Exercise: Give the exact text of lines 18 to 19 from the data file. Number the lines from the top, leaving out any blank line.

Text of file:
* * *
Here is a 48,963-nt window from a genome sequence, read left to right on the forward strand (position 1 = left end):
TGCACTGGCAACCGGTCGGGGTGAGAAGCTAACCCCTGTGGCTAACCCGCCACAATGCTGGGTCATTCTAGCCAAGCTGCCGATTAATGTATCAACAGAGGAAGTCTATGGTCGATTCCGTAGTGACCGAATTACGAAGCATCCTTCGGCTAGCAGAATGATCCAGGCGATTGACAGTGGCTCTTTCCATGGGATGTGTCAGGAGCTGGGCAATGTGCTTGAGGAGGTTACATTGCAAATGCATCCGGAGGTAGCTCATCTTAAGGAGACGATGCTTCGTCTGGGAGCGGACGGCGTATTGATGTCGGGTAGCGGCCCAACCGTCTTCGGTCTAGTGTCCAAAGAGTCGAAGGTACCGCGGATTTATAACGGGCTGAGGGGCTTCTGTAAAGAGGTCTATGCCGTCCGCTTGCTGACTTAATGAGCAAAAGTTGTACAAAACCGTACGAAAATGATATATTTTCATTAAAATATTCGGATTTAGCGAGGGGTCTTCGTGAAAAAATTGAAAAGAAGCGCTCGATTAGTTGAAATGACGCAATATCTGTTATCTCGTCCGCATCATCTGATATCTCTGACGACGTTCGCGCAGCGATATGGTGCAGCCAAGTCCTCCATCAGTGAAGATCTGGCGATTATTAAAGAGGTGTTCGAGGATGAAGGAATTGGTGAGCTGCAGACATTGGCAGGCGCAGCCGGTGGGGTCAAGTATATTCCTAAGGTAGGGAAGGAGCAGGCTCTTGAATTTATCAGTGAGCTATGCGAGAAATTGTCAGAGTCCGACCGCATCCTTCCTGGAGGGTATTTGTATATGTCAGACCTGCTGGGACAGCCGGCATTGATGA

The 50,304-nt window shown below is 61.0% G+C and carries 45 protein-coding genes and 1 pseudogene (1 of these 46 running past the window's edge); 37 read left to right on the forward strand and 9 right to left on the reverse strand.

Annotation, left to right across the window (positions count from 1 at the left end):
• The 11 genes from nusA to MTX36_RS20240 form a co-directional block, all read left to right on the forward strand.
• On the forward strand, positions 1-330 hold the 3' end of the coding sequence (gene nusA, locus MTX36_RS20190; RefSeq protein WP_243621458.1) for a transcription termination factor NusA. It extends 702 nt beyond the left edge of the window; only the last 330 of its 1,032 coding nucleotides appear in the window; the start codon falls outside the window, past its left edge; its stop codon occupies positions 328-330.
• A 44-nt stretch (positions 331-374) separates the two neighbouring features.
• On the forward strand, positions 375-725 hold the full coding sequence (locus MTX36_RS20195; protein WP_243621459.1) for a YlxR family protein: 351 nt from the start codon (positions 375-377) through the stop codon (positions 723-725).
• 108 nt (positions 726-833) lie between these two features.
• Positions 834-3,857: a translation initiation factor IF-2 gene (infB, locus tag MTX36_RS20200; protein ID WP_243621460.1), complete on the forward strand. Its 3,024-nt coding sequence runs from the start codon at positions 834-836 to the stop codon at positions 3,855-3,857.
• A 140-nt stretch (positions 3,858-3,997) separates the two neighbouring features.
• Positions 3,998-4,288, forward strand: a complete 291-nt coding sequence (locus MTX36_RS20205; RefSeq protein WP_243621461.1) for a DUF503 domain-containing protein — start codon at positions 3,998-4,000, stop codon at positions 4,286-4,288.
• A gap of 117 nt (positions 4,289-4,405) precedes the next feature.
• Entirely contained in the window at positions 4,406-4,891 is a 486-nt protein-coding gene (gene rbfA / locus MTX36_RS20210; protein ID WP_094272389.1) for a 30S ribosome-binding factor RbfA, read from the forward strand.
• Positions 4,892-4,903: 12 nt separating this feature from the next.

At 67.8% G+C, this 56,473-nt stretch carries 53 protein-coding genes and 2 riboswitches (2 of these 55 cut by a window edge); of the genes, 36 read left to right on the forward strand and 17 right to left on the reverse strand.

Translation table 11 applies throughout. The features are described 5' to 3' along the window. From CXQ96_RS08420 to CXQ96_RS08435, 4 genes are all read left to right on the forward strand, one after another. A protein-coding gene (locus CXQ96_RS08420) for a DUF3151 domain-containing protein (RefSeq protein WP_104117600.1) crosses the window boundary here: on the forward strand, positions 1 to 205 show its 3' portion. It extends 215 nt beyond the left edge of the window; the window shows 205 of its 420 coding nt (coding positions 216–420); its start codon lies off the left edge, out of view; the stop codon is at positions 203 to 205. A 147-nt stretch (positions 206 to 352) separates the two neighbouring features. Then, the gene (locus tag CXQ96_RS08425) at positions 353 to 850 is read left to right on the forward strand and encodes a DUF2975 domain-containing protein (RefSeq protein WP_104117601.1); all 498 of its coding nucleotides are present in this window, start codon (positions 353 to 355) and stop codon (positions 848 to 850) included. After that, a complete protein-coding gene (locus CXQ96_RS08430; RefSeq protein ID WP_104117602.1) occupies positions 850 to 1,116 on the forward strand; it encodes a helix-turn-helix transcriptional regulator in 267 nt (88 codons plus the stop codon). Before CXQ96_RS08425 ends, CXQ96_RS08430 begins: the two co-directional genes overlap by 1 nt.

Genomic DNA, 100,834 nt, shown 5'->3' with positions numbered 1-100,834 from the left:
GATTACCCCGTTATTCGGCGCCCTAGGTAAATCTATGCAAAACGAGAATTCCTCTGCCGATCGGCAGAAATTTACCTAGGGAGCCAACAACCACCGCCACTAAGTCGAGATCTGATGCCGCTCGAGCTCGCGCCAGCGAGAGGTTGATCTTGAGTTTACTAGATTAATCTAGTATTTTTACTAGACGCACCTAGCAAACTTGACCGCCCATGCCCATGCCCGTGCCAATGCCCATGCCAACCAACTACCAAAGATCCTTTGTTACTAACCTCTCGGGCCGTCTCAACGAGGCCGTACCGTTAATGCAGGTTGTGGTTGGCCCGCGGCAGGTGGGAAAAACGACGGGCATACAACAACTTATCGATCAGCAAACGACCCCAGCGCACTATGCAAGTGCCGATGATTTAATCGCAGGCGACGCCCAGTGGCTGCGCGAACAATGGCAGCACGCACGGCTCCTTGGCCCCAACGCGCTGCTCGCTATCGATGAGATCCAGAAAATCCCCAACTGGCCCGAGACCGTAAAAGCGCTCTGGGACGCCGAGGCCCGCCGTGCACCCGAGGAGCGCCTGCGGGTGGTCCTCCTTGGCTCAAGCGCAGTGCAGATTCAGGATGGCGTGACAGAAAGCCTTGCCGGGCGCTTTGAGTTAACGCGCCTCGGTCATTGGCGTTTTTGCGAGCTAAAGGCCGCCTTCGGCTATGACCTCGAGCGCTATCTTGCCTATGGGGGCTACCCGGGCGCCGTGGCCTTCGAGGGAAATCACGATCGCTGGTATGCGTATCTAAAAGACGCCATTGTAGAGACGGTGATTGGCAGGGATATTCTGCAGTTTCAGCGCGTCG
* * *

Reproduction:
Genomic DNA, 100,834 nt, shown 5'->3' with positions numbered 1-100,834 from the left:
GATTACCCCGTTATTCGGCGCCCTAGGTAAATCTATGCAAAACGAGAATTCCTCTGCCGATCGGCAGAAATTTACCTAGGGAGCCAACAACCACCGCCACTAAGTCGAGATCTGATGCCGCTCGAGCTCGCGCCAGCGAGAGGTTGATCTTGAGTTTACTAGATTAATCTAGTATTTTTACTAGACGCACCTAGCAAACTTGACCGCCCATGCCCATGCCCGTGCCAATGCCCATGCCAACCAACTACCAAAGATCCTTTGTTACTAACCTCTCGGGCCGTCTCAACGAGGCCGTACCGTTAATGCAGGTTGTGGTTGGCCCGCGGCAGGTGGGAAAAACGACGGGCATACAACAACTTATCGATCAGCAAACGACCCCAGCGCACTATGCAAGTGCCGATGATTTAATCGCAGGCGACGCCCAGTGGCTGCGCGAACAATGGCAGCACGCACGGCTCCTTGGCCCCAACGCGCTGCTCGCTATCGATGAGATCCAGAAAATCCCCAACTGGCCCGAGACCGTAAAAGCGCTCTGGGACGCCGAGGCCCGCCGTGCACCCGAGGAGCGCCTGCGGGTGGTCCTCCTTGGCTCAAGCGCAGTGCAGATTCAGGATGGCGTGACAGAAAGCCTTGCCGGGCGCTTTGAGTTAACGCGCCTCGGTCATTGGCGTTTTTGCGAGCTAAAGGCCGCCTTCGGCTATGACCTCGAGCGCTATCTTGCCTATGGGGGCTACCCGGGCGCCGTGGCCTTCGAGGGAAATCACGATCGCTGGTATGCGTATCTAAAAGACGCCATTGTAGAGACGGTGATTGGCAGGGATATTCTGCAGTTTCAGCGCGTCG